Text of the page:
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oven floor

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  • oven floor

    This is my first post and am new to the forum and wood burning ovens. Ive recently built a 36 inch , which i built from this site . My goal was to build it with local products (on budget). I live in South Africa. I have 50 mm vermiculite under a 60mm clay paver. The dome is built with solid old clay bricks and ive used a crusher cement mix for the mortar(given to me by a local who assured me is fire proof). The dome is covered with a 25mm blanket and about 80mm of vermiculite. Ive then plastered a waterproof plaster over.

    My problem is the floor doesnt get hot enough for pizza. With a big fire the dome gets over 950f and the cooking floor max at about 550f even with the flames lapping over. After 1 or 2 pizza it drops quickly.

    Do u think the clay floor is the problem or has anyone got any sugestions?
    Does the oven get hotter with age?

  • #2

    How many fires have you had that brought the dome temperature to 950 F?

    Many times, the oven floor does not get up to pizza temperature because of trapped moisture (in the floor and vermicrete). You could see the oven floor get hotter with each firing, your insulation sounds about right.
    Lee B.
    DFW area, Texas, USA

    If you are thinking about building a brick oven, my advice is Here.
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    • #3
      Re: oven floor


      Your build sounds spot on. The question is how long is the fire? After a couple of hours the hearth should be pretty damn hot - not 550f. Has the dome got hot enough to clear the soot? Even in a perfect world, you need the floor to re-charge if you are cooking many pizza's.
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      • #4
        Re: oven floor

        The oven has been fired about 6 times to clear the soot.Maybe you right it needs to get the moisture out.Im taking measurements after the oven has been heating for about 1hr.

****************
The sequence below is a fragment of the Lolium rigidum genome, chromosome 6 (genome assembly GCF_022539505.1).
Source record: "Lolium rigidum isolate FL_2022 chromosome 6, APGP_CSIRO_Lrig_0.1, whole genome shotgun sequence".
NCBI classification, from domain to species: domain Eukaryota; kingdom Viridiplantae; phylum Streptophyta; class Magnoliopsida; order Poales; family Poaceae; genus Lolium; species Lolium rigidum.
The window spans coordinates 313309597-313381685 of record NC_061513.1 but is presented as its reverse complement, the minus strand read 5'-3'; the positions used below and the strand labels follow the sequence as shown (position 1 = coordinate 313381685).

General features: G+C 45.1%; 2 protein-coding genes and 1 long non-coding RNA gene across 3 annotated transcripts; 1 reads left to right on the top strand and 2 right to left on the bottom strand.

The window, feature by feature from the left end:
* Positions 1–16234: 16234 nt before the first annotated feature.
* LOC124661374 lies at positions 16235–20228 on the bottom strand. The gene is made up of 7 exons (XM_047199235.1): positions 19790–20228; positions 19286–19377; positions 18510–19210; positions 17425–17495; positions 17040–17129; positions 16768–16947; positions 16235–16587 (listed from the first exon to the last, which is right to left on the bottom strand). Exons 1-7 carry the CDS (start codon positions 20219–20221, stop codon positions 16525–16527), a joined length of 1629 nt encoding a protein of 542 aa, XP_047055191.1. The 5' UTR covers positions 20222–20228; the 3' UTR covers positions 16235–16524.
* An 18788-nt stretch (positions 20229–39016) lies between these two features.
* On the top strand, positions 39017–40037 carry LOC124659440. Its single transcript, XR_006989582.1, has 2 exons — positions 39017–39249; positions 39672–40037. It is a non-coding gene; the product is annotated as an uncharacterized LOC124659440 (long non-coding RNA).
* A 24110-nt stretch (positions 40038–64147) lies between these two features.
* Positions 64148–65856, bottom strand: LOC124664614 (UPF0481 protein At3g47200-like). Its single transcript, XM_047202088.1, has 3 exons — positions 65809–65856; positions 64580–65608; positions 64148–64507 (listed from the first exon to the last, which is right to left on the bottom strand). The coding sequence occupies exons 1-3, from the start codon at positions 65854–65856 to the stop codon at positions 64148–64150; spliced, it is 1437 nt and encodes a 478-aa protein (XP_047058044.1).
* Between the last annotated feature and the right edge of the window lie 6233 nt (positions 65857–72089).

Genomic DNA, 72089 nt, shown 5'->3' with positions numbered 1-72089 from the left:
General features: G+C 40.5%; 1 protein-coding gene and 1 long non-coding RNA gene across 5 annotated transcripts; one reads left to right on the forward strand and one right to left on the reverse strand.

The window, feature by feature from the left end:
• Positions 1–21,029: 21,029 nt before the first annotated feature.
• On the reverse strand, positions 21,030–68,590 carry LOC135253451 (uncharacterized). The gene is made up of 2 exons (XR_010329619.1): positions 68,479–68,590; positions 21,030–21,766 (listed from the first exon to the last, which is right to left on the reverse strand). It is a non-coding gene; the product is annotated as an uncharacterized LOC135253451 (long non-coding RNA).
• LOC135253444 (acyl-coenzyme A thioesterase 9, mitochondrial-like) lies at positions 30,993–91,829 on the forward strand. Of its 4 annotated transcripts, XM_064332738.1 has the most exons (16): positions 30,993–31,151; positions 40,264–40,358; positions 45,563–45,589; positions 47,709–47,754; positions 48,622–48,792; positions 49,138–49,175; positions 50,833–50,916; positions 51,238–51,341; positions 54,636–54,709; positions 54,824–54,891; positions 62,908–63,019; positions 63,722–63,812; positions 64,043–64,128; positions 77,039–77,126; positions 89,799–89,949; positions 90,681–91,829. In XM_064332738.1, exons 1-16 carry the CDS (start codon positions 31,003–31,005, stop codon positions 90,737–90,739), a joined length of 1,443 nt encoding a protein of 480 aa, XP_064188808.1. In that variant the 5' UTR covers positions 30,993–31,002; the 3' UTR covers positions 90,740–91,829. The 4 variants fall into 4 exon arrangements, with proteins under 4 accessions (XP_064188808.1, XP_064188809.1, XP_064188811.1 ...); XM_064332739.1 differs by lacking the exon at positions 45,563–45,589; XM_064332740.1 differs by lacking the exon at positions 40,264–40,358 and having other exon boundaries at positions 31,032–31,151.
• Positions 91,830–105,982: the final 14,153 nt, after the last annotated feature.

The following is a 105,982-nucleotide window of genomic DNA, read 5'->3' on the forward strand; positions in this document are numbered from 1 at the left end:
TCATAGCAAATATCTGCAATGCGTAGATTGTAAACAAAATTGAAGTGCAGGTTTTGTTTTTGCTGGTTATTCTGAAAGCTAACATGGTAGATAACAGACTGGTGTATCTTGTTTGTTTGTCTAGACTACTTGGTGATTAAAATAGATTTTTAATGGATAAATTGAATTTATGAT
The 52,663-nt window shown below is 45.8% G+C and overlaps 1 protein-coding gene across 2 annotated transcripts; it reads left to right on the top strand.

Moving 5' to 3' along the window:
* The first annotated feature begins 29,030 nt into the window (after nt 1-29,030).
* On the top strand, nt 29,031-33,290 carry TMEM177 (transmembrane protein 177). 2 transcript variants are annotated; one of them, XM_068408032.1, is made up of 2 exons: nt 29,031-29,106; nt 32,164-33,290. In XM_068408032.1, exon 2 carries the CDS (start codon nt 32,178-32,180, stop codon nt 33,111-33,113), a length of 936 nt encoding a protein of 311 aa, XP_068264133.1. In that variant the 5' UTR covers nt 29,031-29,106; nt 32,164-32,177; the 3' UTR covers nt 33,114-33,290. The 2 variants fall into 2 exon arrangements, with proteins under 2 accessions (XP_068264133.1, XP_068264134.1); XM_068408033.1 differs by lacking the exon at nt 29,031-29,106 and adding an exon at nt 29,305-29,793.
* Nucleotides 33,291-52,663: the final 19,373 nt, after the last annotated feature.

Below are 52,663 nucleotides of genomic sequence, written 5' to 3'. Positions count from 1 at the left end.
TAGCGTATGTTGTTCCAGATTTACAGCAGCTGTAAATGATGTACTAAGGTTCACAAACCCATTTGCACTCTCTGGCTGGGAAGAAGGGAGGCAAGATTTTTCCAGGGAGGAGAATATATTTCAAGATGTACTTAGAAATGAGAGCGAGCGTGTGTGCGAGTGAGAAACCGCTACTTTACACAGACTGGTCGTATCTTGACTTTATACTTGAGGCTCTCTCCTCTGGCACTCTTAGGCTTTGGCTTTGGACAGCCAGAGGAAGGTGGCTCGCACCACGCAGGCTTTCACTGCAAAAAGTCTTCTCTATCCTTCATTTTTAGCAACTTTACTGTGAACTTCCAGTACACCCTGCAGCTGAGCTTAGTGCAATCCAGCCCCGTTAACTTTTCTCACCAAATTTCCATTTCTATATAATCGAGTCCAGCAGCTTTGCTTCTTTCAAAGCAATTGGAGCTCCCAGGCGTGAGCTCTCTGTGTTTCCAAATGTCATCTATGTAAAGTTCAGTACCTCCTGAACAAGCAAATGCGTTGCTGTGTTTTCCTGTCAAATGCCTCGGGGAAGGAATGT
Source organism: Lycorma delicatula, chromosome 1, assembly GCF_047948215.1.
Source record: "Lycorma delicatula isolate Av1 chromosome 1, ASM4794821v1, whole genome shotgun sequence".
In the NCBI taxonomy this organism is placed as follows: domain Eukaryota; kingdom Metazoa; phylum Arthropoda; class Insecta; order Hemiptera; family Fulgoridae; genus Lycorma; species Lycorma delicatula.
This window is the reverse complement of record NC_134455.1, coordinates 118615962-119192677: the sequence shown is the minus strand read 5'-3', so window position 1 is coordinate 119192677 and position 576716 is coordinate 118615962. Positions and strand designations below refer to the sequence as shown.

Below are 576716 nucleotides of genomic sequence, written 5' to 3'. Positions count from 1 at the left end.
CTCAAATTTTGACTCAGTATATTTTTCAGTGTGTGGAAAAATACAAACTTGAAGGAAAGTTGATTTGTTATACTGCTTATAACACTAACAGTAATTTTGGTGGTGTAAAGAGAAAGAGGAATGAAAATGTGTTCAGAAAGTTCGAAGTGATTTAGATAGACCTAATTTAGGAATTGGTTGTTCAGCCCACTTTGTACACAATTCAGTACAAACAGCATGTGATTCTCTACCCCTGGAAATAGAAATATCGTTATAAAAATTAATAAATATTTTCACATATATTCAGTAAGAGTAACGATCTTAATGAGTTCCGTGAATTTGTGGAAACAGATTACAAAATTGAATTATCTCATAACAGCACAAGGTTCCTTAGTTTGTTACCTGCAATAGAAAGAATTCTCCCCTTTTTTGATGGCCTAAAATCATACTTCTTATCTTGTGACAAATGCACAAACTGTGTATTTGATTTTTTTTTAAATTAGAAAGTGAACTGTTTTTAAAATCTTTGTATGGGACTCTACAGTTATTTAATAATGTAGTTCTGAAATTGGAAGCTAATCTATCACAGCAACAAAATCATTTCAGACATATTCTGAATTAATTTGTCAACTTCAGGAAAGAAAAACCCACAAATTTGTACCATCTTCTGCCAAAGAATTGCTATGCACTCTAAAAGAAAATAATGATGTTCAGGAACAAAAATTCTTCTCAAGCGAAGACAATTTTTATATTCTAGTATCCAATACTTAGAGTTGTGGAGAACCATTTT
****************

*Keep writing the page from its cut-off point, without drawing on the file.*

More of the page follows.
I normally make a big fire in middle then move it across to the side and more wood and have flames lapping over the dome.Then i take the temp. Hopefully im doing it right?


        • #5
          Re: oven floor

          Don't know how many fires you've had in it, but I think Lee is spot on, it sounds like your oven still has moisture under the floor. If you covered the vermicrete insulation under the floor as soon as it set, then you trap a huge amount of water under there (about a third of the total volume is water) and it's then hard to eliminate. I think it's best to leave it to the sun and wind for a couple of weeks (if possible) to do most of the job of eliminating the water. It takes many more fires than you would think to dry an oven out properly. My guess is that you will find the oven improves if you just keep firing it. Try this before you do anything drastic.
          50mm vermicrete on its own is a bit thin IMO what ratio of cement did you use? And did you add any sand to the mix. These will both reduce the value of the insulation.
          Last edited by david s; 05-11-2012, 06:36 AM.
          Kindled with zeal and fired with passion.


          • #6
            Re: oven floor

            I used 1bag of vermiculite to half a bag cement(50kg bag)>There was no sand added.


            • #7
              Re: oven floor

              Assuming the vermiculite is 100 litres then your mix is around 5:1 by volume. I think the normal requirement is around 100mm under floor insulation of 5:1 vermicrete. I still think you have moisture under there and the performance will improve with more firings.
              Kindled with zeal and fired with passion.


              • #8
                Re: oven floor

                "I normally make a big fire in middle then move it across to the side"

                Try leaving your fire in the middle until the wood burns down to coals and you are ready to cook. Then push it to the side or to the back.


                • #9
                  Re: oven floor

                  When I first started using wood fired ovens, I would push the coals to the side. Now I push them to the back. I find this seems to free up more cooking space and gives an element of heat control with the hotter area towards the fire and cooler towards the opening.

                  I generally find I can do all the cooking with the heat from the initial firing and do not add wood.